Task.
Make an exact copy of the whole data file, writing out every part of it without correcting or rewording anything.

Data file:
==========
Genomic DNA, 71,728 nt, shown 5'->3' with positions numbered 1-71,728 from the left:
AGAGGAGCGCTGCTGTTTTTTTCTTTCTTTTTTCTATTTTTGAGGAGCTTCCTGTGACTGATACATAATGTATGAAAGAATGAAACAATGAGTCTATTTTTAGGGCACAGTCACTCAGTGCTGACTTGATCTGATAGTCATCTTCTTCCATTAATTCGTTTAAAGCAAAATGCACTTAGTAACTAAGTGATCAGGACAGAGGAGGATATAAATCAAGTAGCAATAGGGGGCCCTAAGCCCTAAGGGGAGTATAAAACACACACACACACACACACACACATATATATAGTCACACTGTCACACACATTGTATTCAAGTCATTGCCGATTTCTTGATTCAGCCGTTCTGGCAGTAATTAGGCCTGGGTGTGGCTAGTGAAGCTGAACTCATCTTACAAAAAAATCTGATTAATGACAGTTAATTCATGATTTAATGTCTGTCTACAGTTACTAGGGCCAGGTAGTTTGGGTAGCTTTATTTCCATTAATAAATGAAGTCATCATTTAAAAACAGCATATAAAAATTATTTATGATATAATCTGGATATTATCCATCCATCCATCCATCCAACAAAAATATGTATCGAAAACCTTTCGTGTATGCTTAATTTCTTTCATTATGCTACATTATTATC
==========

Genomic DNA, 71,728 nt, shown 5'->3' with positions numbered 1-71,728 from the left:
AGAGGAGCGCTGCTGTTTTTTTCTTTCTTTTTTCTATTTTTGAGGAGCTTCCTGTGACTGATACATAATGTATGAAAGAATGAAACAATGAGTCTATTTTTAGGGCACAGTCACTCAGTGCTGACTTGATCTGATAGTCATCTTCTTCCATTAATTCGTTTAAAGCAAAATGCACTTAGTAACTAAGTGATCAGGACAGAGGAGGATATAAATCAAGTAGCAATAGGGGGCCCTAAGCCCTAAGGGGAGTATAAAACACACACACACACACACACACACATATATATAGTCACACTGTCACACACATTGTATTCAAGTCATTGCCGATTTCTTGATTCAGCCGTTCTGGCAGTAATTAGGCCTGGGTGTGGCTAGTGAAGCTGAACTCATCTTACAAAAAAATCTGATTAATGACAGTTAATTCATGATTTAATGTCTGTCTACAGTTACTAGGGCCAGGTAGTTTGGGTAGCTTTATTTCCATTAATAAATGAAGTCATCATTTAAAAACAGCATATAAAAATTATTTATGATATAATCTGGATATTATCCATCCATCCATCCATCCAACAAAAATATGTATCGAAAACCTTTCGTGTATGCTTAATTTCTTTCATTATGCTACATTATTATC